Humpback, Orca and Black Bears

In a matter of less than 3 weeks, I have seen either on or right by my camping beaches, Humpback, Orca and two Black Bears. I guess I shouldn’t forget about the Porpoises, Seals, River Otters, Sea Otters that also visited and certainly not the snakes that my friend Jeff constantly befriended, right beside his tent at Garden Point on Nootka Island.

Garden Point – Nootka Island

Between July 27th and August 2nd, our party of three, Kirsten Hathaway, Jeff Kolebaba and myself paddled out to Garden Point on the north end of Nootka Island. Further information about the camping area can be found here: Garden Point east (

The paddling route required us to launch at Little Espinosa Inlet. Little Espinosa Inlet west ( The launch was easy and as we paddled out of the little inlet, it reminded me of Johnson Lagoon on South Brooks Peninsula. Exploring Johnson Lagoon | Nature Photography by Martin Ryer (

As we left Little Espinosa Inlet and entered Espinosa Inlet, we were faced with turbulent waters and high winds coming from the south, very much impeding our progress. We made it 70% of the way down the inlet and to our intended destination before taking a break at a little beach located here: 49.889952, -126.917817. I have dubbed this beach, “Kolebaba Beach” and have recommended it’s use to BC Marine Trails by completing a site assessment report on Knack.

After taking a break on “Kolebaba Beach” our group decided to carry on to Garden Point and cross over Esperenza Inlet, as the winds had diminished. The crossing was enjoyable and we were met with gentle ocean swell breaking through on the northwest side of Center Island. We arrived at mid tide which required long walks up the east end of the point to make camp.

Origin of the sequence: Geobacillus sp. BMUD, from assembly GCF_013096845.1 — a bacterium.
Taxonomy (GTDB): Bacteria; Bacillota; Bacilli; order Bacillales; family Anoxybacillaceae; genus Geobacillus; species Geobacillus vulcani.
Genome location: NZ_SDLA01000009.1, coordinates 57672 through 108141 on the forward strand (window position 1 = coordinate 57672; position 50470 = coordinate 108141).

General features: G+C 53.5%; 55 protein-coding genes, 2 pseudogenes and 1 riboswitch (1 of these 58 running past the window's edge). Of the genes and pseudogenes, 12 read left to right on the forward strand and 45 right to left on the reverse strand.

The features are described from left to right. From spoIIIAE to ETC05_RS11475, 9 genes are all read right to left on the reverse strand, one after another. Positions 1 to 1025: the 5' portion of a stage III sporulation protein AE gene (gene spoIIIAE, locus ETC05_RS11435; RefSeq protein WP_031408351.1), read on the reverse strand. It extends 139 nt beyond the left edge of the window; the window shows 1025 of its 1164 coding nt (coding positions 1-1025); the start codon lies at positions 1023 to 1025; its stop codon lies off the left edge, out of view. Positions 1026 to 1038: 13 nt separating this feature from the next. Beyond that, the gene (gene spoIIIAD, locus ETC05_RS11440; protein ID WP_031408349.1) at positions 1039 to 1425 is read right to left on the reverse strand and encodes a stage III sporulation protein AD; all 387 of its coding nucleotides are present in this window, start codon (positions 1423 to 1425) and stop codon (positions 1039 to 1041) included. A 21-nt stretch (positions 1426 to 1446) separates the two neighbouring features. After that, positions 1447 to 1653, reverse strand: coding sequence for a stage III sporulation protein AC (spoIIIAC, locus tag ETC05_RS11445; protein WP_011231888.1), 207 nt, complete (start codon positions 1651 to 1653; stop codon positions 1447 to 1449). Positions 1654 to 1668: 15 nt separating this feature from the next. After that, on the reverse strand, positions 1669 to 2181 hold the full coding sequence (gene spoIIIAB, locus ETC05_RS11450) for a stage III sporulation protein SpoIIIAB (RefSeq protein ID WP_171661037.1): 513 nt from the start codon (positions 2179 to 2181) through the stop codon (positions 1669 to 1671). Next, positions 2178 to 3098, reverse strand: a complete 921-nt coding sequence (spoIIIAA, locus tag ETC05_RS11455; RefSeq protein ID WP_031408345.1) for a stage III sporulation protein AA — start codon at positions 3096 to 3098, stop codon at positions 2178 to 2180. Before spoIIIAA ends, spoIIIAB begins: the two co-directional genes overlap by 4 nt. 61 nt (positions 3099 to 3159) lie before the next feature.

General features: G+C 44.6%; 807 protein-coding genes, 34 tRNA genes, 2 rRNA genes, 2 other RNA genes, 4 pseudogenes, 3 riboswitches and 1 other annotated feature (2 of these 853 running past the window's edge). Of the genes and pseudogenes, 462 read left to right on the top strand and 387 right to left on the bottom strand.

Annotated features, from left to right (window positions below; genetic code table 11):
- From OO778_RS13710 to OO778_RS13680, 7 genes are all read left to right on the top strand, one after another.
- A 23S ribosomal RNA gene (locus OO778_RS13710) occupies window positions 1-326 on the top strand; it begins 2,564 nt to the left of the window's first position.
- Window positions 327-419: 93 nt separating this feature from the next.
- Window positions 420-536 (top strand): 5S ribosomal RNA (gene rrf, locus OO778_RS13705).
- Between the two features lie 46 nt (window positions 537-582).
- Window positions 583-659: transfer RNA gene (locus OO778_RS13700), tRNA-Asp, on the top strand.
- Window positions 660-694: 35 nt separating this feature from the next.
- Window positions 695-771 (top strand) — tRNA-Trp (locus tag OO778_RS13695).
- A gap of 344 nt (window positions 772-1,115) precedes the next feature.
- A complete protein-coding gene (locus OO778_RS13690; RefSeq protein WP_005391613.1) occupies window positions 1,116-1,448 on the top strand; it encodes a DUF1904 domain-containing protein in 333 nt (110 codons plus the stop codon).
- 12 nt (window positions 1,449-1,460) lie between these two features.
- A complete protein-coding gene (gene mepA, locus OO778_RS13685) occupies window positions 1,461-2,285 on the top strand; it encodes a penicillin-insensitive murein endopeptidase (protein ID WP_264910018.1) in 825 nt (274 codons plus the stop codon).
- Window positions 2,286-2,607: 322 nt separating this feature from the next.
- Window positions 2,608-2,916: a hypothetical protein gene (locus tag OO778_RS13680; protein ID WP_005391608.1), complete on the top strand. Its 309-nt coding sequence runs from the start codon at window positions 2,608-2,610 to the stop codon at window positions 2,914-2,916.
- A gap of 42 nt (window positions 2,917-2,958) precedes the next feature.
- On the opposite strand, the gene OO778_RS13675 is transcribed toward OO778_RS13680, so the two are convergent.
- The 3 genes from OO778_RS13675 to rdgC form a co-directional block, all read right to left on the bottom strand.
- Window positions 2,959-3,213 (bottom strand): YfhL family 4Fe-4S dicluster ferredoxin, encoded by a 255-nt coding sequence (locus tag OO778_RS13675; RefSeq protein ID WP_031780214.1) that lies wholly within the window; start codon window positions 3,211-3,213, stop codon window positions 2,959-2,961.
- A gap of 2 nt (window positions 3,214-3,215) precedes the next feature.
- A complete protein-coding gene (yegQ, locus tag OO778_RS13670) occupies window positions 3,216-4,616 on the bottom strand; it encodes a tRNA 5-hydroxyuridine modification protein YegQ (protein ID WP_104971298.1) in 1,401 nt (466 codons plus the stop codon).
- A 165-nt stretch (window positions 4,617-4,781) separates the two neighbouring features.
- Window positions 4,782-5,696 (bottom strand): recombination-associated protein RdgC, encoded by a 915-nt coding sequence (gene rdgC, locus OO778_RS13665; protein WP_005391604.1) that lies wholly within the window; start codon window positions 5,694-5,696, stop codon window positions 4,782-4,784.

Some notes and considerations if you’re visiting this location:

  • High winds can funnel up and down Espinosa Inlet, potentially assisting you on the water or requiring you to get off the water. There’s locations to safely land along the east side of the inlet and wait out the winds but aside from “Kolebaba Beach” they’re not great and wouldn’t make for ideal camping if the winds did not diminish.
  • A lot of recreational and commercial fishing boat activity occurs just off Garden Point, disrupting the scenic views and natural surroundings and presenting a serious hazard if one was to attempt crossing in the fog.
  • Black Bears are present in the area and there’s been reports of Wolves. The Black Bear we encountered on the beach was respectful of our presence, as we were to his. Hang your food! More information about recreating in Black Bear country can be found here: Staying Safe in Bear Country – BC Parks
  • This is a fairly highly used area to access Nuchatlitz Provincial Park – BC Parks, no toilet facilities were observed but the construction of one has been recommended to BC Marine Trails.
  • At mid or low tides, the carrying of gear and kayaks is absolutely dreadful on the east side of the point. Admittedly, even with paddling partners to help, it was exhausting. Plan your landing and launches accordingly and if possible, consider making camp on the west side of the beach as there’s both forested and bluff camping opportunities available.
  • Brodick Creek intersects the east and west sides of the point and offers clean, fresh drinking water.
  • Jeff found a tree stump, filled with water and mud here: 49.845828, -126.899530, if one was interested in having a truly natural “bath.”
  • Local recreation fishing boats and their occupants by no means are interested in sharing any of their catch.


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